Feb. 19, 2015 | Tags: general meteorology, humidity/dew point

Question: The crescent moon one night around 10:15 seemed so huge and orange colored as it neared the horizon. I checked the www.timeanddate.com website and it was quite close, but was there some atmospheric condition that made it seem extremely large? — Diane Hill

Answer: We didn't find anything that stood out about the night in question. Usually, when there is an unusual redness to the moon or sun that is an indication that there is an elevated level of dust or pollutants in the atmosphere with the right size range to strongly scattered light in the shorter wavelengths like blue and green. As for the size, there aren't many ways the atmosphere can magnify the size of the moon horizontally, and it is much more common for the moon or sun to be "squashed" a bit vertically because of atmospheric refraction variations when seen near the horizon. Nonetheless, the moon and sun often are perceived as appearing much larger when very low in the sky, even though objective measurement using calipers or photographs show that the size is very nearly the same as when high in the sky. This is thought to be due to a visual trick the mind plays on us. For more detail about this phenomenon, you can try a web search for "moon illusion" and "Ponzo illusion."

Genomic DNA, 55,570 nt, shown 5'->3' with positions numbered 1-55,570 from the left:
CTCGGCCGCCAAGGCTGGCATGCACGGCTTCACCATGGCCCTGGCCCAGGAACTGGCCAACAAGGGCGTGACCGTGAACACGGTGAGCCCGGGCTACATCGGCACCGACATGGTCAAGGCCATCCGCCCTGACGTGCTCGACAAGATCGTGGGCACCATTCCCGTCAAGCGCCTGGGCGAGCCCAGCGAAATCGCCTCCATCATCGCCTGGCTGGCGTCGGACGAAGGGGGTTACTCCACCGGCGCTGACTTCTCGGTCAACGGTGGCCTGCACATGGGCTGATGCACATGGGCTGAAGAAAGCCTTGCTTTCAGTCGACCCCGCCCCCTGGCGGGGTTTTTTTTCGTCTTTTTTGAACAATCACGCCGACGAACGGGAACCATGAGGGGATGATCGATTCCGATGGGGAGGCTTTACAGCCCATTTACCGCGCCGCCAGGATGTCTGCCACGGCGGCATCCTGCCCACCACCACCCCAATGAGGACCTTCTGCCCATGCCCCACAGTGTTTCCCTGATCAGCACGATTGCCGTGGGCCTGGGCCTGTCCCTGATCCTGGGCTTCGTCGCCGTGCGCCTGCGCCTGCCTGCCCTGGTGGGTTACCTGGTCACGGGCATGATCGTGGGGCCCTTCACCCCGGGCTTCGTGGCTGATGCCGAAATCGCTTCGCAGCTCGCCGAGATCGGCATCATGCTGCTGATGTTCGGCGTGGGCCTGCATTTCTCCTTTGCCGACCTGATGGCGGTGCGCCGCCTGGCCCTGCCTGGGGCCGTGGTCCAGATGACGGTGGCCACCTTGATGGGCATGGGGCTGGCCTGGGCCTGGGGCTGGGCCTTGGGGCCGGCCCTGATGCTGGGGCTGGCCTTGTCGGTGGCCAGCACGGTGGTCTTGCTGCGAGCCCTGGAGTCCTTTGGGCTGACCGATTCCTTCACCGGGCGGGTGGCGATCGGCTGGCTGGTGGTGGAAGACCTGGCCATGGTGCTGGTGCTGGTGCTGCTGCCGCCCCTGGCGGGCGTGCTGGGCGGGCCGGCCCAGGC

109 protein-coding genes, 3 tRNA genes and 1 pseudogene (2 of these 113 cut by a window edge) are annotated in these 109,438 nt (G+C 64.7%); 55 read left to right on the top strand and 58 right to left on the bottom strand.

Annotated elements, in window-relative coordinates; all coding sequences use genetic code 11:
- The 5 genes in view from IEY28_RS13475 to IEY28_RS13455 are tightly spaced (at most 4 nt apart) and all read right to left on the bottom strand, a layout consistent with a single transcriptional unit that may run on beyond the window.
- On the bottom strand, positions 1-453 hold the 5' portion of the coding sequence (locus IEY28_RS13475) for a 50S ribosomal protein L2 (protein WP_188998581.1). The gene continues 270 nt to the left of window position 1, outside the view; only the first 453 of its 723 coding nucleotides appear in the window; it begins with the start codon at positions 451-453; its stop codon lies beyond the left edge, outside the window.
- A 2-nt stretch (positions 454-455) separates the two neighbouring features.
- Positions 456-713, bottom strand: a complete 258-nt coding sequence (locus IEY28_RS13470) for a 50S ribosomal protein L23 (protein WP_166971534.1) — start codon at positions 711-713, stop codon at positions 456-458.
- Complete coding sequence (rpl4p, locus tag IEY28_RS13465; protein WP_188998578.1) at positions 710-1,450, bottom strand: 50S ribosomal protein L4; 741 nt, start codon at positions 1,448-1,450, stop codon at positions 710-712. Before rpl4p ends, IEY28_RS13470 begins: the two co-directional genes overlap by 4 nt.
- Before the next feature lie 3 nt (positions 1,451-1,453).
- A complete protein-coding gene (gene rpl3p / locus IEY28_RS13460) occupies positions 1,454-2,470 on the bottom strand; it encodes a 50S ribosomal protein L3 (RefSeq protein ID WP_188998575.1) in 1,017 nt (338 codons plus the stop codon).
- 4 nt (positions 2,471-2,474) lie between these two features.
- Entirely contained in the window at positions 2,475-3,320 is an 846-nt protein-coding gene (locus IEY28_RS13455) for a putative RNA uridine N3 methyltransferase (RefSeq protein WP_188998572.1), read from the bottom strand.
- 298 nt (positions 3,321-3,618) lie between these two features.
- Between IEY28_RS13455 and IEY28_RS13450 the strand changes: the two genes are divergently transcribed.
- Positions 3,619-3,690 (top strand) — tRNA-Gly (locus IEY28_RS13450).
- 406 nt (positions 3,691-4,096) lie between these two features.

Feb. 18, 2015 | Tags: astronomy, atmospheric optics

Question: I remember around 1969 or 1970 when I was a kid, we lived in Rocky Mount and that winter it got so cold for so long that the ponds froze over where you could walk on them. In fact, someone drove a VW Beetle on one pond near my house and you could walk across the Tar River in town. Do you have a record of that winter, and how does it compare record-wise to for longest cold snaps? — Anonymous

Answer: A quick check of statistics from Rocky Mount showed the winter of 1969-70 to the be the 9th coldest on average, and that January to be the 6th coldest. Within that January, however, there was a stretch of 4 straight mornings (ending on the 11th) with lows 15 degrees or less, and not long thereafter a stretch of 4 straight days with highs 32 or lower (ending on the 23rd - this is matched by one other stretch that long ending Christmas Day in December 1989). It seems likely that January is the one you're thinking of. The database for Rocky Mount in this case goes back to 1954, so it isn't an extremely long record.
Feb. 17, 2015 | Tags: cold, past weather